Along with the fact that recycling poo into the soil is completing the human nutrient cycle, and that now more than ever we need to be replenishing our aquifers and saving our fresh water, there is one more factor to consider in why you might want to use your poo as humanure: that of phosphorous.

Phosphorous is a chemical which has been isolated as one of the most important ingredients in healthy soil and is produced for agricultural use on a mass scale (7). The source of phosphorous as an agricultural product is phosphate rock mines, the top four producing countries being the USA, China, Morocco and Russia (8). Since it is mined out of the earth without any thought of replenishment it is a finite product as an isolated chemical, and ‘peak phosphorous’ – the time when global production is thought to reach its maximum – has been estimated to be in the year 2030 (9).

Hopefully by that time agricultural production will have generally shifted away from chemical-input large-scale monoculture; but for those dinosaurs left in the industrial agriculture game there is the possibility of political unrest or even all-out war in an attempt to glean the last of the Earth’s naturally-occurring phosphate rock (10).

As I explored in my ‘Soil Mineralisation’ article series (11, 12, 13), however, if you can build up a natural ecosystem within your soil with a healthy balance of organic matter and micro-organisms, then a useful amount of phosphorous will naturally be present in your compost. And one of the best natural sources of the chemical? Why, human poo, of course.

…And the gold gold

Along with the huge amount of nutrient wealth we could be adding to the soil as a human species if we composted our poo, there are potentially millions of dollars worth of precious metals being flushed away each year, which could be recovered (14). Indeed, one sewage facility in Tokyo was reported to have recovered a higher yield of gold from human faeces than the world’s top gold mines (15).

Saving safely

Now you know some reasons why it could be useful to save your own faeces and recycle them as part of the human nutrient cycle. The next step is to decide what the best way to do this is. Though humanure composting could be argued as being needed on a global societal scale, then easiest way for you and I to start doing it is with our own bodies. If you have the space, building your own compost toilet can be relatively easy and cost-efficient. There are some things to consider when building one, though; the most important probably being that of ensuring that your humanure is pathogen-free. Part 2 of this article will explore some practical ideas for how to do this.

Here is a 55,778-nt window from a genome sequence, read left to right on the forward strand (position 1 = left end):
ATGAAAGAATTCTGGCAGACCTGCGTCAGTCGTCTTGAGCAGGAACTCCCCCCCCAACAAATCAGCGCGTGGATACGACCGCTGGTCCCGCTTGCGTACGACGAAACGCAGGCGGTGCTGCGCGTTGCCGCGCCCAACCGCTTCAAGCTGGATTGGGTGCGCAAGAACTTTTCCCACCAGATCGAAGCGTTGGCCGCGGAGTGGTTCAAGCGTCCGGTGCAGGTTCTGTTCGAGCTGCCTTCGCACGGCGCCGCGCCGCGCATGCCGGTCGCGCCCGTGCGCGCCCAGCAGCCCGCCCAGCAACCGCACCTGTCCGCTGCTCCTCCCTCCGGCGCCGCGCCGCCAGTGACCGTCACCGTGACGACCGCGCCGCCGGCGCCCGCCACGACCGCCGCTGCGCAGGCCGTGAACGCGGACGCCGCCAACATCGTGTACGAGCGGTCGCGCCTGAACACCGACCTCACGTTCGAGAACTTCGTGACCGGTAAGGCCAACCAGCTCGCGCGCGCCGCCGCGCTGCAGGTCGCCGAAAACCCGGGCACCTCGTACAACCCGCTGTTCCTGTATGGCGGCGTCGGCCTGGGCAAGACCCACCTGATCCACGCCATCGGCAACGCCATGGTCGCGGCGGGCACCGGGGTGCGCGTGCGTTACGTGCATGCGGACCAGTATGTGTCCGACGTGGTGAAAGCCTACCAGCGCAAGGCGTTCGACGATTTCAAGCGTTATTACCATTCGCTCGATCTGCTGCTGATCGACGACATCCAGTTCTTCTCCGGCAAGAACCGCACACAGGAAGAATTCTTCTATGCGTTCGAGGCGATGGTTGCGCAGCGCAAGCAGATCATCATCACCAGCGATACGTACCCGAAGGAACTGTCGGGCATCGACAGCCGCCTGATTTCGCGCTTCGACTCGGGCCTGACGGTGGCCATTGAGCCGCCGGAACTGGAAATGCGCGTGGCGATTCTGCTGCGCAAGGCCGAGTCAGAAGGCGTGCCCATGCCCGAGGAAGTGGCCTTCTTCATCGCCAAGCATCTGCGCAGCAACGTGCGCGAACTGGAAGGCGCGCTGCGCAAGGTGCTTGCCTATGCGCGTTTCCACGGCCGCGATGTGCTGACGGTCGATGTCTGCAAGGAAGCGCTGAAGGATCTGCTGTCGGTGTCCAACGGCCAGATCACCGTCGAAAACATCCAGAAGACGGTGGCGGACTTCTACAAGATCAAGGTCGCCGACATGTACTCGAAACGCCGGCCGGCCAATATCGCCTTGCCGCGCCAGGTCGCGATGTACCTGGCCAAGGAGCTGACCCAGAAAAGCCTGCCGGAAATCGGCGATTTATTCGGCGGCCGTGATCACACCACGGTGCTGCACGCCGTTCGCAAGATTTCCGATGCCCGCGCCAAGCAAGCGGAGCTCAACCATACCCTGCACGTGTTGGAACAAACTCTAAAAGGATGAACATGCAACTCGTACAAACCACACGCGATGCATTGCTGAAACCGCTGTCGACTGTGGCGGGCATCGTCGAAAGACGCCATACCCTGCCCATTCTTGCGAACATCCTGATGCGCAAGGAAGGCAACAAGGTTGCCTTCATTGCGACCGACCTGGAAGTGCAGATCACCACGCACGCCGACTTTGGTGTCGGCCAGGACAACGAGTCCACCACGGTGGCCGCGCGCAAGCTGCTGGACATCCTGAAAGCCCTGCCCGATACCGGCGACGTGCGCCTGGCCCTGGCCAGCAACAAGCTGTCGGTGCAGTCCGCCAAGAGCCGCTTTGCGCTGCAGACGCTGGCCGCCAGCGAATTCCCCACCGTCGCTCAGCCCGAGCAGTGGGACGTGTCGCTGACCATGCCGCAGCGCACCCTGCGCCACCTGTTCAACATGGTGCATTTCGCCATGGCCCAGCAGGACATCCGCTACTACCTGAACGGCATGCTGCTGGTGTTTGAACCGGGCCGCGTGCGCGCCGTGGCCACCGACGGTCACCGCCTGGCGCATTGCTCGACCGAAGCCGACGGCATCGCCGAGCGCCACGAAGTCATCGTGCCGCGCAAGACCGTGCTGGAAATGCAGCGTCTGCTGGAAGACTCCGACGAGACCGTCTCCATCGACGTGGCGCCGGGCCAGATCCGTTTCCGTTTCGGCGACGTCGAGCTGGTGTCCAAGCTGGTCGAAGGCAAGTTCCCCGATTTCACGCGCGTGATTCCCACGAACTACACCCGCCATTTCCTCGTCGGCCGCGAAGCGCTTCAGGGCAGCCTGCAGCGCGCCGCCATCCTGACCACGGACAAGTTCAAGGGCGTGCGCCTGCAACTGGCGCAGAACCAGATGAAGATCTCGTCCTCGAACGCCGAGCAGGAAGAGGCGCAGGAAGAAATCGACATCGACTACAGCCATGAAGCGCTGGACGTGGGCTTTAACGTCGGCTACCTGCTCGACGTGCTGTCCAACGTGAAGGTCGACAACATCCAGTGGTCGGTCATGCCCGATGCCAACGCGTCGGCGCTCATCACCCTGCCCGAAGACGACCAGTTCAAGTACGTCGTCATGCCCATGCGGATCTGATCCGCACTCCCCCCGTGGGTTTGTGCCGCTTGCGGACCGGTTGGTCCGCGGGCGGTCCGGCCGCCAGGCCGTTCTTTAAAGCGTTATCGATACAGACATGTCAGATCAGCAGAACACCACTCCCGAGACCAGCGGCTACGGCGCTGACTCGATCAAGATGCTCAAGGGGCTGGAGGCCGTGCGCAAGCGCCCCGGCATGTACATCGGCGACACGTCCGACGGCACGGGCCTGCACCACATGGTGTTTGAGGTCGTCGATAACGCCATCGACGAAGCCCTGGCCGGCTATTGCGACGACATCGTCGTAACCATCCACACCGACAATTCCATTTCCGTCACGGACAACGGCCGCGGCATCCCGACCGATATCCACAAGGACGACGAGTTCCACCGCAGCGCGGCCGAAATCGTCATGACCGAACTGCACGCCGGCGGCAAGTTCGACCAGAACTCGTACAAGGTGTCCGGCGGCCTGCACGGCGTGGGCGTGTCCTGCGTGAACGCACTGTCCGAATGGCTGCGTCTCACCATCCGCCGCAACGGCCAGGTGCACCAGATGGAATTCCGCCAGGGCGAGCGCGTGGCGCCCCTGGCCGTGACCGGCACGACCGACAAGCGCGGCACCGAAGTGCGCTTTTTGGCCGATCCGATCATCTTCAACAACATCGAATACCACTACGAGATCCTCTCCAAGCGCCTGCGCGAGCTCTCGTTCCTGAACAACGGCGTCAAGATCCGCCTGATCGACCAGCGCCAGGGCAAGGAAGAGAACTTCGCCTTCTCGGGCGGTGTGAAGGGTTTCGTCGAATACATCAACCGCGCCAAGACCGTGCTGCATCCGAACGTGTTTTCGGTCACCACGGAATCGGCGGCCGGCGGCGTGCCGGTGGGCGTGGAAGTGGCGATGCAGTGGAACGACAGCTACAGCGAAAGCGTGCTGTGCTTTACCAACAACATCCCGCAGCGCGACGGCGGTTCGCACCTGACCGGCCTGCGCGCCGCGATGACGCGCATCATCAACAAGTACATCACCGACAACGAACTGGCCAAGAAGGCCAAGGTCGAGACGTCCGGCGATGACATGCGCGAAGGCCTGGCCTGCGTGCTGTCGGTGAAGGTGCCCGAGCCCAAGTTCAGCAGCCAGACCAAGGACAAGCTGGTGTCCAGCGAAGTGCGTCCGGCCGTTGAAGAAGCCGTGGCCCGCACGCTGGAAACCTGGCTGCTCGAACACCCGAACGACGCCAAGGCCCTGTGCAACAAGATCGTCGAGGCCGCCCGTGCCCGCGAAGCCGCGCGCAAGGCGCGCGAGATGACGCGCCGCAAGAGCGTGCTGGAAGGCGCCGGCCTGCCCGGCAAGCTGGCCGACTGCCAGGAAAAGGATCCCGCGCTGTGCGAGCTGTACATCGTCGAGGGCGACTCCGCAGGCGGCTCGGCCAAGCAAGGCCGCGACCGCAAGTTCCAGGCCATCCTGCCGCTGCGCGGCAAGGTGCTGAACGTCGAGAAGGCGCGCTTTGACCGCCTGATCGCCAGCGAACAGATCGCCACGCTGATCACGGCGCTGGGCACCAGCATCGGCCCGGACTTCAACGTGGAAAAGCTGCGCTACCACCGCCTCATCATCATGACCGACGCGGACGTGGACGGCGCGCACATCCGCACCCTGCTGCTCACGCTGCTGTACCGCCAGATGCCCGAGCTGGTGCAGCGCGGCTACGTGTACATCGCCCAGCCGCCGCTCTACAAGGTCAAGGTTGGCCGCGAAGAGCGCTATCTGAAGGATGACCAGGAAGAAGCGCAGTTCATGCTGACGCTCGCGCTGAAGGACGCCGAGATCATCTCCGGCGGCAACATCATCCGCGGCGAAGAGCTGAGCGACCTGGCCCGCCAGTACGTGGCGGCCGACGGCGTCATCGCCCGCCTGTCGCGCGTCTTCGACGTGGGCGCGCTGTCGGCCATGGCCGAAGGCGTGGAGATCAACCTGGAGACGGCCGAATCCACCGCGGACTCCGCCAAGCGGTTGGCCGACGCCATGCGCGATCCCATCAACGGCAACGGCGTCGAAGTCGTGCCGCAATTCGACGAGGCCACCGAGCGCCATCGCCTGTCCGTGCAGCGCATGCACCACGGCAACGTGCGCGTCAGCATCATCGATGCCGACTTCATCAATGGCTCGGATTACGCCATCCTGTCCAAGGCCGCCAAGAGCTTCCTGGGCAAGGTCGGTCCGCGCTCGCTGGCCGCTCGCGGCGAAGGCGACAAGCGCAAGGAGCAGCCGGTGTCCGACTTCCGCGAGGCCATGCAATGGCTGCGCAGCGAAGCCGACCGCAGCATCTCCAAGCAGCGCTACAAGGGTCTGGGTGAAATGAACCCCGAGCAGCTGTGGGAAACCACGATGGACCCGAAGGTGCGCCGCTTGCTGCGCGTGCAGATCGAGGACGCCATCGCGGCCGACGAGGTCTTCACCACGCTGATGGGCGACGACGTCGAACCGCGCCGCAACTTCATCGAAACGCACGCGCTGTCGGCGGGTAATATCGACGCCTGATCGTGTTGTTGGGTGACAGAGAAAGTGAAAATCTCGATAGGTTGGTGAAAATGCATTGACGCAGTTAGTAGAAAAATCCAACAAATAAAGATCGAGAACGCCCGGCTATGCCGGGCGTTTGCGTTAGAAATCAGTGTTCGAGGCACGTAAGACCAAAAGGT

1. Pappas, S, 2011. ‘With 7 Billion People, World Has a Poop Problem’. Live Science, 25/10/11.– retrieved 22/11/18
  2. Jenkins, J, 1999. the Humanure Handbook. Joseph Jenkins: Grove City, USA
  3. Khan, Dr. S, (?) ‘Chapter 2 Sanitation and wastewater technologies in Harappa/Indus valley civilization (ca. 26001900 BC)’. Academia,2018.– retrieved 22/11/18
  4. Wikipedia, 2018. ‘History of Water Supply and Sanitation’.– retrieved 22/11/18
  5. Hemenway, T, 2010. ‘How Permaculture Can Save Humanity and the Earth, but not Civilization’. Talk given at Nicholas School of the Environment, Duke University, North Carolina, USA and uploaded 9/2/13 to Films For Action:– retrieved 22/11/18
  6. Lancaster, B, 2013. Rainwater Harvesting for Drylands and Beyond: Guiding Principles to Welcome Rain into Your Life and Landscape. Volume 1, 2nd Edition. Rainsource Press: Tucson, USA (distributed by Chelsea Green: New York, USA)
  7. Jasinski, S.M, 2013. ‘Mineral Resource of the Month: Phosphate Rock’. Earth Magazine, 2013.– retrieved 26/7/17
  8. Kay, A, 2018. ‘Top phosphate producing countries’. Investing News, 9/4/18.– retrieved 22/11/18
  9. Cordell, Dana; Drangert, Jan-Olof; White, Stuart, 2009. “The story of phosphorus: Global food security and food for thought”. Global Environmental Change.
  10. Elser, J; White, S, 2010. ‘Peak Phosphorous’. Foreign Policy, 20/4/2010.– retrieved 22/11/18
  11. Ashwanden, C, 2017. ‘Soil Mineralisation, part 1. Permaculture News, 11/8/17.– retrieved 22/11/18
  12. Ashwanden, C, 2017. ‘Soil Mineralisation, part 2. Permaculture News, 17/8/17.– retrieved 22/11/18
  13. Ashwanden, C, 2017. ‘Soil Mineralisation, part 3. Permaculture News, 8/9/17.– retrieved 22/11/18
  14. Devlin, H, 2015. ‘Gold in Faeces ‘is worth millions and could save the environment’’.Guardian, 23/3/15.– retrieved 22/11/18
  15. Reuters, 2009. ‘Sewage Yields More than Top Gold Mines’.– retrieved 22/11/18

Photo by Ken Treloar on Unsplash

Charlotte Ashwanden

Charlotte Ashwanden (nee Haworth). Born in London, I am very interested in peace and community and have a degree in Peace Studies. I got my Permaculture Design Certificate in 2011, from Treeyo at Permaship in Bulgaria, and my Permaculture Teaching Certificate in 2018 at Aranya in India. For me, permaculture is about so much more than garden design; I am mainly interested in applying ‘human permaculture’ as a complement to peace practices. In particular, I like to look at how human permaculture can be applied through psychology, communication and education techniques. In 2015 I got married in a pagan ceremony in a field to David Ashwanden and changed my surname to Ashwanden. With my husband, I’ve travelled a lot in Europe and Asia and encountered many permaculture and community projects. I have lived in various situations, from squatted land to intentional communities, as well as more ‘normal’ places, in the UK, Spain, Italy, Thailand and Vietnam. A professional dancer, I do fire and hula dance and sometimes run dance meditation workshops. Currently, I live in the Andalucian mountains.